Archive for February, 2010




When one computes availability as a percent of time a system is fully functional, one typically gets a number such as 99.987%. Systems are often coarsely classified by the number of leading nines in this number (here there are three nines). Sometimes one hears vernacular such as “almost four nines”, which would be appropriate for this example.

Going from a system rated, say, three nines, to one of four nines, one nine higher, usually involves considerable effort and expense. The reason is that the expected or average amount of downtime has been reduced by a factor of 10. It is far easier, however to go from two nines to three nines than it is to go from, say, four nines to five nines. It just gets harder to get another factor of 10. The following table for a 7 by 24 system indicates why:

Availability Nines Expected downtime per year
.99 two nines 88 hours
.999 three nines 8.8 hours
.9999 four nines 53 minutes
.99999 five nines 5.3 minutes
.999999 six nines 32 seconds

If a business, due to holidays and weekends is only open 200 days per year, and its systems are only expected to operate 8 hours per business day, then it is somewhat easier. Then there are only 1600 hours per year that the system needs to be fully functional. It is possible to take the system down for maintenance and do repairs, for example, during off hours and not affect the availability rating. The downtime table becomes:

Availability Nines Expected downtime per year
.99 two nines 16 hours
.999 three nines 1.6 hours
.9999 four nines 9.6 minutes
.99999 five nines 58 seconds
.999999 six nines 5.8 seconds

For a business operating 8 hours per day, 200 days per year, it is easier and less expensive to design the system to have a very low downtime DURING BUSINESS HOURS, since maintenance and many repairs can be done during off hours.

Note that “Expected Downtime” is an average that must be taken over several years and over many similar systems. It is definitely NOT a maximum downtime! Typical “nines” ratings tend also not to include disasters such as fires, earthquakes, acts of war, etc. To design for these contingencies requires special consideration with backup and failover to remote sites.


High Availability


If your business loses money when your network (or other system) is down, then you need a system with an appropriate level of high availability.

Availability is the percent of time that a system is expected to be fully functional. A typical, and not very good, value for the availability of a system might be 99% (twonines) Now, a year has approximately Y=8766 hours in it; thus, a system that is expected to be operational 24 hours per day, 7 days per week, and that has 99% availability would be expected NOT to be fully functional 87.66 hours every year! If a business loses $1,000 per hour when this system is down, then this translates to an expected loss of $87,660 annually due to system down time. Of course, some businesses lose less per hour but some lose much more! A system is (fully or partially) “down” if it is not fully functional. A first step in analyzing your system is to understand your causes of downtime.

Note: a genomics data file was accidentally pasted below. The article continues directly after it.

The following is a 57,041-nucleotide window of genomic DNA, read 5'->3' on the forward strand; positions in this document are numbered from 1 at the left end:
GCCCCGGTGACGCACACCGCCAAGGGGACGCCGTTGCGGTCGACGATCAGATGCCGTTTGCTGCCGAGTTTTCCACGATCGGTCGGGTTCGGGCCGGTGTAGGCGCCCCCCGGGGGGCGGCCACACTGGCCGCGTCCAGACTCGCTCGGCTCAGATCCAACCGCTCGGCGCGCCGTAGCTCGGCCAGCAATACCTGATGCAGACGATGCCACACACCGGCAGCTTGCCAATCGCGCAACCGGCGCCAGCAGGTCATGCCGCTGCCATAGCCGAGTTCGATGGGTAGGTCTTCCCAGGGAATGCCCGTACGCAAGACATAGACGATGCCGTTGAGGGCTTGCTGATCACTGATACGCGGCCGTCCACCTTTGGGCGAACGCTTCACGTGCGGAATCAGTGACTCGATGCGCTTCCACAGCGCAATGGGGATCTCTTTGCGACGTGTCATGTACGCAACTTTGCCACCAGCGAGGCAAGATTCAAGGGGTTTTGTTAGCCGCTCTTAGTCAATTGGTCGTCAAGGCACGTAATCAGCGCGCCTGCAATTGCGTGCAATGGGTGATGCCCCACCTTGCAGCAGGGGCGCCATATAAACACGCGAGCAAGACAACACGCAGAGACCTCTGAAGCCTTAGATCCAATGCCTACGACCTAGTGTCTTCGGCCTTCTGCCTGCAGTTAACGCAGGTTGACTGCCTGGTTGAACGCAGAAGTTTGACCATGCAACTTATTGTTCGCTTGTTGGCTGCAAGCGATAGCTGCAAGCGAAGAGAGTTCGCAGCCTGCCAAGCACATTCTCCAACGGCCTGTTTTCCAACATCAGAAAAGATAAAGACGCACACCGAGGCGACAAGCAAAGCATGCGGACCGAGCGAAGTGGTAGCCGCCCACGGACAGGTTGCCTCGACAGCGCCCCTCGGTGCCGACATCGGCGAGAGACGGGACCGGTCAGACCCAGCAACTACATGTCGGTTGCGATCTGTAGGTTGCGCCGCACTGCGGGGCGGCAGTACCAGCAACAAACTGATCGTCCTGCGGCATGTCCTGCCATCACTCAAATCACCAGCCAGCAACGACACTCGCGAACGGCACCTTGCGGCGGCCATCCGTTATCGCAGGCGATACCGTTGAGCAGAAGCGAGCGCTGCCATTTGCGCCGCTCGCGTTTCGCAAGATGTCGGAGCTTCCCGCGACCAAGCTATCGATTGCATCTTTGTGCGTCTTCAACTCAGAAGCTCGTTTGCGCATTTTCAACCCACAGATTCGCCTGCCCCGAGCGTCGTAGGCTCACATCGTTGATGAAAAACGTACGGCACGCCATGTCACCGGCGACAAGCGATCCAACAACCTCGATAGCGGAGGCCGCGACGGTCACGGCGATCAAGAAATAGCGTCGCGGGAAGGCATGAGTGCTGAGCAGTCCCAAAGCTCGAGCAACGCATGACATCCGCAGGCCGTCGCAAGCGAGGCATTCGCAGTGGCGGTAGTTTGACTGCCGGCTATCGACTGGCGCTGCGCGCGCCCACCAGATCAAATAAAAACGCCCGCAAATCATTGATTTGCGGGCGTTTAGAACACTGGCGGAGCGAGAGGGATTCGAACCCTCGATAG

A business that only operates, due to holidays, weekends, etc., say, 200 days per year and only needs its network to operate during 8 business hours per day, only has Y=1600 critical hours in a year. System maintenance and repairs can be done during off hours. This typically RAISES the availability of its systems. One can design appropriately high availability systems for such businesses at a much lower cost than for 7 by 24 systems.

We should point out that “expected” downtime and “expected” losses are averages taken over several years and over many similar systems. For a given system, they may well be more in one year and less in another year.

One approach to availability evaluations is to run two models. The first model estimates the true cost of downtime for your systems, and the second model computes the availability of your systems. This tells us, as in the above example, the expected annual loss due to down time. When this number is high, it makes sense to upgrade your systems to improve their availability and to consequently lower the expected annual loss. By modeling the proposed changes, you maximize your return on your investment in higher availability.

Downtime Costs


What does your downtime really cost? The cost of downtime for a critical business system such as a network breaks down into a number of components.

  • Lost revenue
  • Wasted or ruined materials
  • Lost information or data
  • Loss of reputation as a reliable business partner
  • Cost of inefficient or idle staff
  • Cost of staff to handle repairs
  • Cost of unused facilities
  • Repair costs
  • Insurance premium increases

These add up differently for different businesses and for different systems. Here is a table whose values we have averaged and estimated from various sources for illustration purposes only.